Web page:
The bankers involved don't want to talk about it. But listen closely and read between the lines, and you can see why they might be willing to sacrifice some fees to participate in Apple's mobile payment platform.
Both options have been hamstrung by complications. Google Wallet worked only on specific phones, using specific cellular networks, and with specific credit card issuers. And paying with a phone has been no easier or more valuable than swiping a credit card at the register.
Apple Inc. (AAPL) will reap fees from banks when consumers use an iPhone in place of credit and debit cards for purchases, a deal that gives the handset maker a cut of the growing market for mobile payments
Al of this complexity is now buried. Apple has taken charge of the handset, the SE, the TSM, the API and the experience. Now, it all works.
But how does it all work? What's under the hood. Well, it's all to do with tokenisation, which is why Consult Hyperion's mad tokenisation skills have been much in demand.
The Apple service is enabled by a secure element embedded by Apple in the iPhone 6, iPhone 6 Plus and the Apple Watch and a payment tokenisation service provided by Visa. It will build on our other routes to market for issuers wanting to offer mobile commerce services to consumers, including cloud-based payments (serving consumers with NFC-enabled Android devices) and services offered through a secure element in a mobile SIM.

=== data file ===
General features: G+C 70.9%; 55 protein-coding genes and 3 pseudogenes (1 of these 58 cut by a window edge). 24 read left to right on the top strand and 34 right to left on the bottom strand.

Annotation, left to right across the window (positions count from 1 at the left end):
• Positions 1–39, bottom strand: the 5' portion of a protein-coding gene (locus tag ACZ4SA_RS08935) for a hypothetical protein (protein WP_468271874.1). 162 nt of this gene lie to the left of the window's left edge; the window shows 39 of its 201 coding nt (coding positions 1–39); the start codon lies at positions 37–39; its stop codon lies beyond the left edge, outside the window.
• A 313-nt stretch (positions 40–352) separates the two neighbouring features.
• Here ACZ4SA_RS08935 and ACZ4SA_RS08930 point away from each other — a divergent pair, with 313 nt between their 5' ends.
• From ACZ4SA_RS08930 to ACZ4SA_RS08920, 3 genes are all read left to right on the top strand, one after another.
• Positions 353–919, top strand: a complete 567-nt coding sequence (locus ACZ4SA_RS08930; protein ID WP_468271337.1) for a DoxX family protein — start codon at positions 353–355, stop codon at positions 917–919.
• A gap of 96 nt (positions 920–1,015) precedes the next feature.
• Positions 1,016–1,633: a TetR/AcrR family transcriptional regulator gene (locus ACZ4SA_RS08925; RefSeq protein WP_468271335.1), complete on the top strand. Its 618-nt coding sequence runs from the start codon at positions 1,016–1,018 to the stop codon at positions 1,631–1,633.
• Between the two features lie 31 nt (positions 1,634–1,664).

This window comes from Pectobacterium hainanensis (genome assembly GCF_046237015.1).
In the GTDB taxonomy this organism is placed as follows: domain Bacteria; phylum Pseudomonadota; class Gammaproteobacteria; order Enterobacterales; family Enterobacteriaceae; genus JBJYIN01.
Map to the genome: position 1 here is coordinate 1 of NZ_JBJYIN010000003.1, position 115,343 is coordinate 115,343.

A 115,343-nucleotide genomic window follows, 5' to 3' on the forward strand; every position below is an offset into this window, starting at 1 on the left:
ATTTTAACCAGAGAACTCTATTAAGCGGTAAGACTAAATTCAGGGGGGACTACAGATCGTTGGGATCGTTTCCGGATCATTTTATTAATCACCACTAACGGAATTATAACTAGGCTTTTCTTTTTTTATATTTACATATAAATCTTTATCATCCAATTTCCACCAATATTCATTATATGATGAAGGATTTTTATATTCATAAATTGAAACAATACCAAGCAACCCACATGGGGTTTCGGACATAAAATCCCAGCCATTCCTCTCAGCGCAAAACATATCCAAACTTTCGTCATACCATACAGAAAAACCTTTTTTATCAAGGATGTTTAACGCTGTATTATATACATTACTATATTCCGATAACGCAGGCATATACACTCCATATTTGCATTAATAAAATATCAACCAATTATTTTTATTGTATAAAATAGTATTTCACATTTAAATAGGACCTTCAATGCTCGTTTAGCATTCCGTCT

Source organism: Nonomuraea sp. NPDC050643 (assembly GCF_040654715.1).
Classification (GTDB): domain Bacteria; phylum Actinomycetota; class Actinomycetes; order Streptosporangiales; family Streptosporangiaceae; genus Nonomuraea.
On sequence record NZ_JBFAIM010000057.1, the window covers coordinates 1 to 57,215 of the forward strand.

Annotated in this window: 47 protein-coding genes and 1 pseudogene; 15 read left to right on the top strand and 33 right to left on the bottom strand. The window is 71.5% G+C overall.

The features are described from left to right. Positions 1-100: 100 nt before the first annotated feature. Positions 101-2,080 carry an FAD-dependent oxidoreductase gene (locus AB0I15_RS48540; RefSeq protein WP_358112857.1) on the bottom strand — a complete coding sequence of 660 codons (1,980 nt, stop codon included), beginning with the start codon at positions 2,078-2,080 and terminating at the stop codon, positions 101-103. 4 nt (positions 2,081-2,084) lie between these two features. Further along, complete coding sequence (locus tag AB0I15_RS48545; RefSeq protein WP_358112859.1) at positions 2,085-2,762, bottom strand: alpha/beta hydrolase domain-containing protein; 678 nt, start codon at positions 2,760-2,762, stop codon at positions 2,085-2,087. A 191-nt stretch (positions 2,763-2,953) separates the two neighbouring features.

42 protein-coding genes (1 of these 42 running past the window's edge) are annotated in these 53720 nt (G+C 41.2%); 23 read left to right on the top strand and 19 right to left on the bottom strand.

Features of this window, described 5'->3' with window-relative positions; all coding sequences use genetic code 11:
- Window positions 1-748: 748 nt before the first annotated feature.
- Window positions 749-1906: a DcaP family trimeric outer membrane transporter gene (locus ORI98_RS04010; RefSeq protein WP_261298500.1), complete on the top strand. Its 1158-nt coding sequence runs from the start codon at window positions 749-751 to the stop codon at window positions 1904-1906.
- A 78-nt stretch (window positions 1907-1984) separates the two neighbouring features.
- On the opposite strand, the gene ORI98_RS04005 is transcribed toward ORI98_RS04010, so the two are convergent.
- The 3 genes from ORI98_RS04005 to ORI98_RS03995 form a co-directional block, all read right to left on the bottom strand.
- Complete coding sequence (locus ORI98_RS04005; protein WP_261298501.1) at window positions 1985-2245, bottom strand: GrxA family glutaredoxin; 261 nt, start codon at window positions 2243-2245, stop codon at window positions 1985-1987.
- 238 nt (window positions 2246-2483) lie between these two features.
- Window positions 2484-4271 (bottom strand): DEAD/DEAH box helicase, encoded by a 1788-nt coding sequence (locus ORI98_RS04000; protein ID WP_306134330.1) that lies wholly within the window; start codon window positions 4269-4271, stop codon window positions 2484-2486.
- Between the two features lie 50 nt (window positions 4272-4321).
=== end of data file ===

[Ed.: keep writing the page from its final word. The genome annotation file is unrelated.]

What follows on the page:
Payments via Apple Pay integrate with the MasterCard Digital Enablement Service (MDES). Announced last year, this service, provided by MasterCard to banks, allows a connected device to be used for everyday shopping and payments. In addition to the banks announced today by Apple, MasterCard is working with its partners to bring additional banks on board quickly through the MasterCard Digital Enablement Service.
Some others (uncharitable persons, of which I am not one) also suggest that banks will pratt about and muck this all up and hand digital identity verification to Apple, Facebook, Google, Amazon and Microsoft on a plate. AFGAM
The Norwegian implementation is follows my favourite SimID model: the service providers use virtual IDs (public key certificates), the mobile operator provides the digital identity (the key pair) and the bank binds the digital identity to the real person.